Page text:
Imagine for a moment that every town in South Africa was connected through a network of singletrack commuting links? If TRAILS SA has their way, this trail dream could become a reality for many a South African town in the next decade.

Photographs by Jacques Marais

Just think how cool this would be; you’ve bombed the Banhoek Conservancy Trails, outside Stellenbosch at dawn, but there’s loads of life left in your legs. Here’s the good news: thanks to the inaugural network of Trails SA singletracks, you can now crank all the way to Paarl, with your tyres hardly touching tarmac.

That’s correct, the initial sections of what is set to become an extensive web of trails throughout SA has already been initiated in the Western Cape, linking the towns of Franschhoek, Stellenbosch and Paarl. The project is now culminating in the completion of the flagship TRAILS SA route on Helshoogte Pass, with stunning roadside singletrack set to be completed by end December 2021.

The original idea of linking the TRAILS SA networks dates back to 2015, when Natie Ferreira and Kim Lord (both trail builders and advocates) met with Alan Winde at Elsenburg. A concept was presented to a range of community forums, with a number of role players – including Johan Kriegler, Quintin Smith, Hendrico Burger and eventually Reghard Goussard – joining forces.

Not only do the trails provide safe off-road links between trail networks but they can also be used by tourism operators offering guided wine tasting tours. Photo by Jacques Marais.

The original Banhoek Trail Network was integral to kickstarting the project. The idea was to create an ‘island of excellence’, where trail runners, mountain bikers and hikers gained access to a network of quality, permit-controlled routes, and over the ensuing years, key role players managed to build and maintain more than 150km of trails in this conservancy.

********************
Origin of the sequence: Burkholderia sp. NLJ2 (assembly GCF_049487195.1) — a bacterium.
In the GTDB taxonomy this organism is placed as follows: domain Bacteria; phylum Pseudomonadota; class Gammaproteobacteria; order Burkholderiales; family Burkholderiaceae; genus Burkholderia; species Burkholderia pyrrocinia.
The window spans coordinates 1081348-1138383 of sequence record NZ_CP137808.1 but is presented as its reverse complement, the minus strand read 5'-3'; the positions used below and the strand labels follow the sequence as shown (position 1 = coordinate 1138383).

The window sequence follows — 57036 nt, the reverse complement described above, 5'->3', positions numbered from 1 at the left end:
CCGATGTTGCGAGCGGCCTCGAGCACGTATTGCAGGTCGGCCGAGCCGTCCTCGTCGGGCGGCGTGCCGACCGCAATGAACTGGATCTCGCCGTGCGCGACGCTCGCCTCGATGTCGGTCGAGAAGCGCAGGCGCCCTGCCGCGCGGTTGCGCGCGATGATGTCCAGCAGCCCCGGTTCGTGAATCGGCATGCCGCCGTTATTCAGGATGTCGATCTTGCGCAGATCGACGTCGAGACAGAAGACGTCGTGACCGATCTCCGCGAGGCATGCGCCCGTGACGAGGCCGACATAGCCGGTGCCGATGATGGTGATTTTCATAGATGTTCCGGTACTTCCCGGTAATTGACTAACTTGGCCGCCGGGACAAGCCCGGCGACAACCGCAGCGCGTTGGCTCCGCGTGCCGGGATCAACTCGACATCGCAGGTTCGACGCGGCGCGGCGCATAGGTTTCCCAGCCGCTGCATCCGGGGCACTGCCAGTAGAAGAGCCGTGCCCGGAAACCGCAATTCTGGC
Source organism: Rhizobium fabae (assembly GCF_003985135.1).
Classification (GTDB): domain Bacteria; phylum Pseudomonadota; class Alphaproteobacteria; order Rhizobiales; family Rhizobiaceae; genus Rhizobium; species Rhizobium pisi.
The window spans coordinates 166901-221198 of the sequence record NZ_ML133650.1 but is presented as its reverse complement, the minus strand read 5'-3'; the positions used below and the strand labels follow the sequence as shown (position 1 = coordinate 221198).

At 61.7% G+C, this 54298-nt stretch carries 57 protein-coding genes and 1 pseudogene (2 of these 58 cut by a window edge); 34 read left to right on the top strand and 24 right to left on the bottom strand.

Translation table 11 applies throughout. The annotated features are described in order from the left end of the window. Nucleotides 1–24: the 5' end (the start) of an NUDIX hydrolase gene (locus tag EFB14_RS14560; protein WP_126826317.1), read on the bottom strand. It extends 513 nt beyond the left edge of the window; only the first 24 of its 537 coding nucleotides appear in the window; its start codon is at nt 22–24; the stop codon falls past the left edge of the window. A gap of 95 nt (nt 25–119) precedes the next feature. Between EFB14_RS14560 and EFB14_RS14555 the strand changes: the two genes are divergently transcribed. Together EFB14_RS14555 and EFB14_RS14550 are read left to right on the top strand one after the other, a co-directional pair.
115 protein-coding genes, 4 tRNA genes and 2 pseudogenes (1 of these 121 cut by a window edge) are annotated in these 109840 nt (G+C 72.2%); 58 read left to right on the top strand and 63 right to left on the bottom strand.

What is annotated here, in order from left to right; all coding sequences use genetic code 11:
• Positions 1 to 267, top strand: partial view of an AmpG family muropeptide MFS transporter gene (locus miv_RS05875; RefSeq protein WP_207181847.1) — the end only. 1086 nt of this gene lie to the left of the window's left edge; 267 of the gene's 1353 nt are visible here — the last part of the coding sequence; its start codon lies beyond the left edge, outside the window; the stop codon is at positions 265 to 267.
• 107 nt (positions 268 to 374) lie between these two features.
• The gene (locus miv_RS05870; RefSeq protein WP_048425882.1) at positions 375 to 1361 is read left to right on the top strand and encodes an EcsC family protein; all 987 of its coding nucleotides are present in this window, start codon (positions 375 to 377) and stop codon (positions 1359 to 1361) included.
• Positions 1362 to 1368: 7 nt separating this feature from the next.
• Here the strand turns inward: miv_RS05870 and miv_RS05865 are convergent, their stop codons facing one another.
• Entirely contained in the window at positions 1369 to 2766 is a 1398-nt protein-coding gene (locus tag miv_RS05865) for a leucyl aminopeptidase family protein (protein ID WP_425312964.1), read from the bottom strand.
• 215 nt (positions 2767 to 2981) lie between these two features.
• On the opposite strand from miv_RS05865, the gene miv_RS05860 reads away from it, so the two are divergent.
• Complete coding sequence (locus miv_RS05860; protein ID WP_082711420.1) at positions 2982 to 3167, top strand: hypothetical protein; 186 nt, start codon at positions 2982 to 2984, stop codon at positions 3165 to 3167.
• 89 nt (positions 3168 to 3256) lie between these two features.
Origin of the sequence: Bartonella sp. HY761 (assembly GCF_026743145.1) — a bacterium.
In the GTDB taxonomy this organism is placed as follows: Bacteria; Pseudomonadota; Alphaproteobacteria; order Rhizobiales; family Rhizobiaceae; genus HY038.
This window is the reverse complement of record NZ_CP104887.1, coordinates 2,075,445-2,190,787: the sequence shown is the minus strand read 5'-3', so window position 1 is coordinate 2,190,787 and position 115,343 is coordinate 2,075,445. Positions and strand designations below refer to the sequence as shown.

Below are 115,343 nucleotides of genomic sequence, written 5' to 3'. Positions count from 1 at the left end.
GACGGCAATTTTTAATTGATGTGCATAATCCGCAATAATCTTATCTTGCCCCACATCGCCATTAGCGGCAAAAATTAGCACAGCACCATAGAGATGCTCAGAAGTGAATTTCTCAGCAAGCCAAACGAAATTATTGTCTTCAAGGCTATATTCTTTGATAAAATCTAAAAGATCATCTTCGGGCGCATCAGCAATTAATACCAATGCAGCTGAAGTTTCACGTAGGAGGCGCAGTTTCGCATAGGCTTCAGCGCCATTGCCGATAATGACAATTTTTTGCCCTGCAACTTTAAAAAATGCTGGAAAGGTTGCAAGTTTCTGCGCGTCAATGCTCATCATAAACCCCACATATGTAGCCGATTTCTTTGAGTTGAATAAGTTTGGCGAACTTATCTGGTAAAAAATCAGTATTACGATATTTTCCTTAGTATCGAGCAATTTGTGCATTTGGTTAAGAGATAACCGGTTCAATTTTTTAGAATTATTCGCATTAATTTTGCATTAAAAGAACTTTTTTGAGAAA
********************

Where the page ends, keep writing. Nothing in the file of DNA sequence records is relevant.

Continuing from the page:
It soon became clear there was a need to move from ‘islands of excellence’ to ‘regions of excellence’, and this forced the TRAILS SA project to evolve further. “In order for these trail networks – many built on private land – to remain relevant and viable, we had to find ways of connecting them, and the logical way would be through linking them via the existing ‘public land reserves’ adjacent to national roads”.

In order to take TRAILS SA to the next level, the organisation studied comparable models internationally. They knew that similar projects had kickstarted outdoor tourism in Europe, the USA and countless other countries around the globe, and therefore decided to base their TRAILS SA concept on the tried-and-tested EUROVELO model in use in central Europe.

This network of commuting links and road-side trails generate in excess of €43 million per annum as part of a linked ‘trail economy’ for the regions involved. The plan was to implement a similar model in South Africa, thus helping to change the face of local tourism in South Africa.

It is not just mountain bikers, trail runners, hikers and cycling tourists that will benefit from these linking trails. South Africa has a large number of commuters who ride from townships and outlying suburbs into urban areas every day, and the TRAILS SA singletracks will provide a safer, yet cost-effective, commuting alternative to cycling on the hard shoulder of a national road or using public transport.

Photo by Jacques Marais.

In order to make this work, TRAILS SA had to first convince a sponsor to come on board and fund this first critical phase. Fortunately, the corporate team at IMPERIAL LOGISTICS immediately saw the massive potential benefits. “It is not only driving community development as intended, but it is also providing local communities with a sense of pride and ownership of the trails network”, explained Mohammed Akoojee, Group CEO of this JSE-listed company.